These are the writers who have opened up Rwanda and helped me understand what I was seeing through the viewfinder. They examine bewildering cruelty with gentleness and compassion. They will make you want to listen to the voices of humanity - all voices.
All the films and most of the images on the website are by Dave Fullerton, unless noted otherwise. If I have missed any credits, please get in touch.
Season of blood
A Rwandan journey by FERGAL KEANE
Fergal Keane is one of the BBC's most distinguished correspondents. Early in this book he says "this is not a subject for fine words" but nevertheless it is a beautifully written account of the trip he made through Rwanda in the last weeks of the genocide.
Winner of the 1995 Orwell Prize
A time for machetes
The Rwandan genocide. The killers speak. by JEAN HATZFELD
Remarkable journalism about the everyday details of life for ordinary people in an extraordinary situation.
Philip Gourevitch said, "Hatzfeld's harrowing documentation of the voices of Rwandan killers reminds us once again how perfectly human it can be to be perfectly inhumane."
The shadow of the sun
My African life by RYSZARD KAPUSCINSKI
Wonderful writing on Africa. The chapter on Rwanda from this Polish writer was my first - and most poetic - history lesson on this captivating country.
A people betrayed
The role of the west in Rwanda's genocide by LINDA MELVERN
Classic investigative journalism. Lt Gen Romeo Dallaire said, "The best overall account of the background to the genocide and the failure to prevent it... she discovered so much that we did not know, and her book remains one of the best sources available."
The gacaca courts
Post-genocide justice and reconciliation in Rwanda. Justice without lawyers by Phil Clark
Explores the way Rwandans interpret gacaca. An in-depth study, based on more than seven years of field research and 500 interviews. Phil is a young Australian and convener of Oxford Transitional Justice Research.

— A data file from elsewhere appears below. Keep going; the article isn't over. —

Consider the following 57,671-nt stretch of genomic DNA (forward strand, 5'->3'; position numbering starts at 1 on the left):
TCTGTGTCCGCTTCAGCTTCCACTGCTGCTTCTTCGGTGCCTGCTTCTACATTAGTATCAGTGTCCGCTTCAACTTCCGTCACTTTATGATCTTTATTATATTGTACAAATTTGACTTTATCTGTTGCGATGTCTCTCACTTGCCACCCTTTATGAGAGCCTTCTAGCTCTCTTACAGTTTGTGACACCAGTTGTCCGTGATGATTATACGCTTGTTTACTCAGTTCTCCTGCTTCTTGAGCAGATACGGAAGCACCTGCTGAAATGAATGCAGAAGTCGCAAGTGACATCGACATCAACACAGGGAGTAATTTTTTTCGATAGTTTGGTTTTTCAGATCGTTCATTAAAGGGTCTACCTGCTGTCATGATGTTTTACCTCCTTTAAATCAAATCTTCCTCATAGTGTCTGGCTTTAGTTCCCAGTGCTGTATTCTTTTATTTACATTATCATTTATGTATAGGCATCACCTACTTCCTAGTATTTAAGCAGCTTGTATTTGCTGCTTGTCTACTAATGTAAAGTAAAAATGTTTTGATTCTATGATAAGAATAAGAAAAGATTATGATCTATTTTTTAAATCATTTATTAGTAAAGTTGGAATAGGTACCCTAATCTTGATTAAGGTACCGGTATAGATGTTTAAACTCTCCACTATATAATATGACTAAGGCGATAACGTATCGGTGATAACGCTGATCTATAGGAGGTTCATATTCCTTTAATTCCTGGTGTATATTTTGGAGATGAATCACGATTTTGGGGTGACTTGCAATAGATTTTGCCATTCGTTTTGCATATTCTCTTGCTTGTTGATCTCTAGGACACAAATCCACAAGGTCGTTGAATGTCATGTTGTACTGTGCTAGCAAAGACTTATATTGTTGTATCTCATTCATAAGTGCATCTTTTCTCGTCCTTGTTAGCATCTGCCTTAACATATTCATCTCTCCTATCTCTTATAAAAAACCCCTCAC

Published by Cambridge University Press
Into the quick of life
The Rwandan genocide. The survivors speak. by JEAN HATZFELD
Based mostly on interviews with the survivors, this book "humanises the witness to the genocide in a way that almost no book or film has yet done..." (Dave Eggers)
A thousand hills
Rwanda's rebirth and the man who dreamed it by STEPHEN KINZER
"A country, Rwanda, rising from the ashes of genocide phoenix-like, and its President Paul Kagame, who is making it happen. This is no hagiography, for he is depicted warts and all... a very good read." Archbishop Desmond Tutu.
The strategy of antelopes
Rwanda after the genocide by JEAN HATZFELD
A follow-up to his earlier books. He returns to Rwanda to talk to the people he had come to know: "Hutu killers and the Tutsi survivors who are now asked to tolerate them as neighbours."
Winner of the Prix Medicis in France.
A Bradt guide by PHILIP BRIGGS and JANICE BOOTH
The essential travel guide for a trip to Rwanda.
directed by MICHAEL CATON-JONES
Filmed in Rwanda, this is a re-telling of the events at L'Ecole Technique Officielle during the genocide. The main characters are British but because it's filmed on location, for me it captures a real sense of the place.
Shake hands with the devil
The journey of Romeo Dallaire A film by PETER RAYMONT
Follows Dallaire's journey back to Rwanda ten years after the genocide. Lt Gen Romeo Dallaire was tasked by the United Nations Security Council with maintaining peace in Rwanda, but despite increasingly desperate requests for help, was left unsupported by his superiors in New York. He remains haunted by the experience. A grim but well made documentary.
Sometimes in April
writer/director Raoul Peck HBO Films
Based on true events, this film tells the story of two brothers divided along political lines by the conflict.